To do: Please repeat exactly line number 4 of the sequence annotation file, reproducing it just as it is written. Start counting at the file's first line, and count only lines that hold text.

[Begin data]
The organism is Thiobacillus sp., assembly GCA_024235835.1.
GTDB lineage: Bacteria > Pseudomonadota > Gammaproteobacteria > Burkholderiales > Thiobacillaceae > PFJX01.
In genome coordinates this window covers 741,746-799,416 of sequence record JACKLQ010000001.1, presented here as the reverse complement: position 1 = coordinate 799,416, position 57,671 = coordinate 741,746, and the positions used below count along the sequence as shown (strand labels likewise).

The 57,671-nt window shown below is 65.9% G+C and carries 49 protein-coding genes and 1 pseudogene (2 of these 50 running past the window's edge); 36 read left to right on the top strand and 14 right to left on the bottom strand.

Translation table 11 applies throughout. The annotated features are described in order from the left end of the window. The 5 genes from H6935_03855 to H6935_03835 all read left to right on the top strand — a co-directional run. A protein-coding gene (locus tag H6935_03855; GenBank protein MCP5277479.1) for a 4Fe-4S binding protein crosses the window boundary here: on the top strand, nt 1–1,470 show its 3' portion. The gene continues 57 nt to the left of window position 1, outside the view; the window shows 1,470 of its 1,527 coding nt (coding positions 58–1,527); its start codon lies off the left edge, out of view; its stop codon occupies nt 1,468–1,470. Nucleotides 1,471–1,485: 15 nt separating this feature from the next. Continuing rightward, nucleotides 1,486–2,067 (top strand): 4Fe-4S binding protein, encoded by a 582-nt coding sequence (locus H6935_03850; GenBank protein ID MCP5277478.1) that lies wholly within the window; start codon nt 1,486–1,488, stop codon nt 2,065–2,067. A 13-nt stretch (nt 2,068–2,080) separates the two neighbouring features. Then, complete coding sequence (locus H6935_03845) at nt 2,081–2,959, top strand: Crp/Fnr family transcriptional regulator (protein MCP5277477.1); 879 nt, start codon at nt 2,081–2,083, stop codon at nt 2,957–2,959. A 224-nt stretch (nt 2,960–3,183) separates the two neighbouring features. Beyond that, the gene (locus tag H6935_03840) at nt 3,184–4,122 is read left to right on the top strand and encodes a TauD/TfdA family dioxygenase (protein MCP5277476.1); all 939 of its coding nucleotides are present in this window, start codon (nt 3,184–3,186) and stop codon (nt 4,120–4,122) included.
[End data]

The 57,671-nt window shown below is 65.9% G+C and carries 49 protein-coding genes and 1 pseudogene (2 of these 50 running past the window's edge); 36 read left to right on the top strand and 14 right to left on the bottom strand.